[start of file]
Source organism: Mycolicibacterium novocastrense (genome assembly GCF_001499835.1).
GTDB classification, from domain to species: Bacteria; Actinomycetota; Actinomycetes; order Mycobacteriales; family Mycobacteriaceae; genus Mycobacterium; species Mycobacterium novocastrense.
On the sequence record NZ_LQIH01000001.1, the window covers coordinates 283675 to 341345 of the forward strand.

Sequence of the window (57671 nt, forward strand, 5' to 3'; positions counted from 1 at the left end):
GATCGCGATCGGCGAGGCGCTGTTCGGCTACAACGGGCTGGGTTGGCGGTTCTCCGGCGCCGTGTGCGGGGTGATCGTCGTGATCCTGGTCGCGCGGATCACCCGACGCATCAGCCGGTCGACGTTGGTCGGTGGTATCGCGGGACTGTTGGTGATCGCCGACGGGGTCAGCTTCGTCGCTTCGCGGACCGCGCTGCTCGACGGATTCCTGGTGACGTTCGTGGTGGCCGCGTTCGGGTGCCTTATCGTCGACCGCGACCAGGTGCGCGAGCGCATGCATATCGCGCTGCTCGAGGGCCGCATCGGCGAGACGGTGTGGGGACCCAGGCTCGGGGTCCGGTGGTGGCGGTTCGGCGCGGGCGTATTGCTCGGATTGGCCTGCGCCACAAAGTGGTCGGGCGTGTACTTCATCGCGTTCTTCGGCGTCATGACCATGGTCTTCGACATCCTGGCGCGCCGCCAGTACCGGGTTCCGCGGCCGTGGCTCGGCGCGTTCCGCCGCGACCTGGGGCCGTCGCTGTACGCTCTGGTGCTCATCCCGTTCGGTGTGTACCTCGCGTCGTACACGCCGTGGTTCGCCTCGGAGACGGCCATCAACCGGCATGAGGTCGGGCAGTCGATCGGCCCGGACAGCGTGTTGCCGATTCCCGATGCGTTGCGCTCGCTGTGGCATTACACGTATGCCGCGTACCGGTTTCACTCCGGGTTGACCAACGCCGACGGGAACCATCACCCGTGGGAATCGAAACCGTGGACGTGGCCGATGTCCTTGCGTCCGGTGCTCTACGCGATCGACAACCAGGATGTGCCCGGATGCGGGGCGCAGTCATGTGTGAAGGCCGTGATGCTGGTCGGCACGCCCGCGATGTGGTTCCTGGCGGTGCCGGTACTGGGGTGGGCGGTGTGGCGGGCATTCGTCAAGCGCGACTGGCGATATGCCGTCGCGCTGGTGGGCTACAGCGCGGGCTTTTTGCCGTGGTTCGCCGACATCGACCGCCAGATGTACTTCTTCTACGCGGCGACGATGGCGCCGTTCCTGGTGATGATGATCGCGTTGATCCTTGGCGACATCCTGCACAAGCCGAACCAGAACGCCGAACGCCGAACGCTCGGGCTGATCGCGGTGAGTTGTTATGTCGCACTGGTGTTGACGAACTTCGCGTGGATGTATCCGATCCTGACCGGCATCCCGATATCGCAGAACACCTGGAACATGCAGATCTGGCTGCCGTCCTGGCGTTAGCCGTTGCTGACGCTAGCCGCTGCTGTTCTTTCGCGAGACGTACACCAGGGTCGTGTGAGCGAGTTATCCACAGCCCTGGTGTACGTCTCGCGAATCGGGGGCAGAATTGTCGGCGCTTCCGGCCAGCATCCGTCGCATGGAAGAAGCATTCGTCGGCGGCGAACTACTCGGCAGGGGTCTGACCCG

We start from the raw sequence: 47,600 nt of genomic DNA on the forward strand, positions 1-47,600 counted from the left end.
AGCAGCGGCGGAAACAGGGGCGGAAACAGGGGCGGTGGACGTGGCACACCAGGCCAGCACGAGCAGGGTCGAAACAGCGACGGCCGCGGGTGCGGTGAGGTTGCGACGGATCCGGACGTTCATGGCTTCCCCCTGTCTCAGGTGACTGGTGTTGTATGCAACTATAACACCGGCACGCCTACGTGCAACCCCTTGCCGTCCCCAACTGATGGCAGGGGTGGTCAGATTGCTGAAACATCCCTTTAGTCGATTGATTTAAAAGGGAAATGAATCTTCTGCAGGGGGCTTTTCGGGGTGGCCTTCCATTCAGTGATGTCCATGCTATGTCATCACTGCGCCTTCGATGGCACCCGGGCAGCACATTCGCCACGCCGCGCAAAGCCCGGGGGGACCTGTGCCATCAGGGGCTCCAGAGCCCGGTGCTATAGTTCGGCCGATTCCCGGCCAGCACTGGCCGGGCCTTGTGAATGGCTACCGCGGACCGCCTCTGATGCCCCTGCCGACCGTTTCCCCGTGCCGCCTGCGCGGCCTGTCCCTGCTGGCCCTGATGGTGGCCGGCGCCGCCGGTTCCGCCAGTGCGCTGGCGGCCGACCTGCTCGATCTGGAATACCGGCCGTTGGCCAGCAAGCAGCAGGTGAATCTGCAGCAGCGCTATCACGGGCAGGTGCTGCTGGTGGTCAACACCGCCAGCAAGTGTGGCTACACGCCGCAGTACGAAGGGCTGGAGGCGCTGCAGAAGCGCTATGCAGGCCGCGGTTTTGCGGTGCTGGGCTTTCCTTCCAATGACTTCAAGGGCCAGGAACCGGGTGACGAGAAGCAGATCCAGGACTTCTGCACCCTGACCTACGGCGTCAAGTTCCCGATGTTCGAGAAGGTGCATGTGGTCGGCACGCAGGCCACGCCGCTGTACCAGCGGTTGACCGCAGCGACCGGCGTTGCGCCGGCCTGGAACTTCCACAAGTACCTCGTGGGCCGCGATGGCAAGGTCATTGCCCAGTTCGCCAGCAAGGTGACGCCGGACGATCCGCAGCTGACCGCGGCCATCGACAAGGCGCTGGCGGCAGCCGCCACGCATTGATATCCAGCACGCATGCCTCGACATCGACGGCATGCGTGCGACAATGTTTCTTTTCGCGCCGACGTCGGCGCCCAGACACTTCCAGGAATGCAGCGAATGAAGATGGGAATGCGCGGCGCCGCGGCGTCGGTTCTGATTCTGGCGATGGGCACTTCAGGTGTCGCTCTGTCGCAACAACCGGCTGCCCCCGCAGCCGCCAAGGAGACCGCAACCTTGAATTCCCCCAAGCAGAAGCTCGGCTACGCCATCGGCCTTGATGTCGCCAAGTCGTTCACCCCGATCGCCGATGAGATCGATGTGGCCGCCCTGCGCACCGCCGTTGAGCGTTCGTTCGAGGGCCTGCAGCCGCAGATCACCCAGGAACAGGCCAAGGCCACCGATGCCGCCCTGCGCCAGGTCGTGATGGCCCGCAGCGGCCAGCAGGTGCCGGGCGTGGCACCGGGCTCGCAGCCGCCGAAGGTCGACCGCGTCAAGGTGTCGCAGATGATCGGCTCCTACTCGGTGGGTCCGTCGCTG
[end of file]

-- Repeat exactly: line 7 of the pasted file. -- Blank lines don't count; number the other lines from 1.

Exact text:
AGCAGCGGCGGAAACAGGGGCGGAAACAGGGGCGGTGGACGTGGCACACCAGGCCAGCACGAGCAGGGTCGAAACAGCGACGGCCGCGGGTGCGGTGAGGTTGCGACGGATCCGGACGTTCATGGCTTCCCCCTGTCTCAGGTGACTGGTGTTGTATGCAACTATAACACCGGCACGCCTACGTGCAACCCCTTGCCGTCCCCAACTGATGGCAGGGGTGGTCAGATTGCTGAAACATCCCTTTAGTCGATTGATTTAAAAGGGAAATGAATCTTCTGCAGGGGGCTTTTCGGGGTGGCCTTCCATTCAGTGATGTCCATGCTATGTCATCACTGCGCCTTCGATGGCACCCGGGCAGCACATTCGCCACGCCGCGCAAAGCCCGGGGGGACCTGTGCCATCAGGGGCTCCAGAGCCCGGTGCTATAGTTCGGCCGATTCCCGGCCAGCACTGGCCGGGCCTTGTGAATGGCTACCGCGGACCGCCTCTGATGCCCCTGCCGACCGTTTCCCCGTGCCGCCTGCGCGGCCTGTCCCTGCTGGCCCTGATGGTGGCCGGCGCCGCCGGTTCCGCCAGTGCGCTGGCGGCCGACCTGCTCGATCTGGAATACCGGCCGTTGGCCAGCAAGCAGCAGGTGAATCTGCAGCAGCGCTATCACGGGCAGGTGCTGCTGGTGGTCAACACCGCCAGCAAGTGTGGCTACACGCCGCAGTACGAAGGGCTGGAGGCGCTGCAGAAGCGCTATGCAGGCCGCGGTTTTGCGGTGCTGGGCTTTCCTTCCAATGACTTCAAGGGCCAGGAACCGGGTGACGAGAAGCAGATCCAGGACTTCTGCACCCTGACCTACGGCGTCAAGTTCCCGATGTTCGAGAAGGTGCATGTGGTCGGCACGCAGGCCACGCCGCTGTACCAGCGGTTGACCGCAGCGACCGGCGTTGCGCCGGCCTGGAACTTCCACAAGTACCTCGTGGGCCGCGATGGCAAGGTCATTGCCCAGTTCGCCAGCAAGGTGACGCCGGACGATCCGCAGCTGACCGCGGCCATCGACAAGGCGCTGGCGGCAGCCGCCACGCATTGATATCCAGCACGCATGCCTCGACATCGACGGCATGCGTGCGACAATGTTTCTTTTCGCGCCGACGTCGGCGCCCAGACACTTCCAGGAATGCAGCGAATGAAGATGGGAATGCGCGGCGCCGCGGCGTCGGTTCTGATTCTGGCGATGGGCACTTCAGGTGTCGCTCTGTCGCAACAACCGGCTGCCCCCGCAGCCGCCAAGGAGACCGCAACCTTGAATTCCCCCAAGCAGAAGCTCGGCTACGCCATCGGCCTTGATGTCGCCAAGTCGTTCACCCCGATCGCCGATGAGATCGATGTGGCCGCCCTGCGCACCGCCGTTGAGCGTTCGTTCGAGGGCCTGCAGCCGCAGATCACCCAGGAACAGGCCAAGGCCACCGATGCCGCCCTGCGCCAGGTCGTGATGGCCCGCAGCGGCCAGCAGGTGCCGGGCGTGGCACCGGGCTCGCAGCCGCCGAAGGTCGACCGCGTCAAGGTGTCGCAGATGATCGGCTCCTACTCGGTGGGTCCGTCGCTG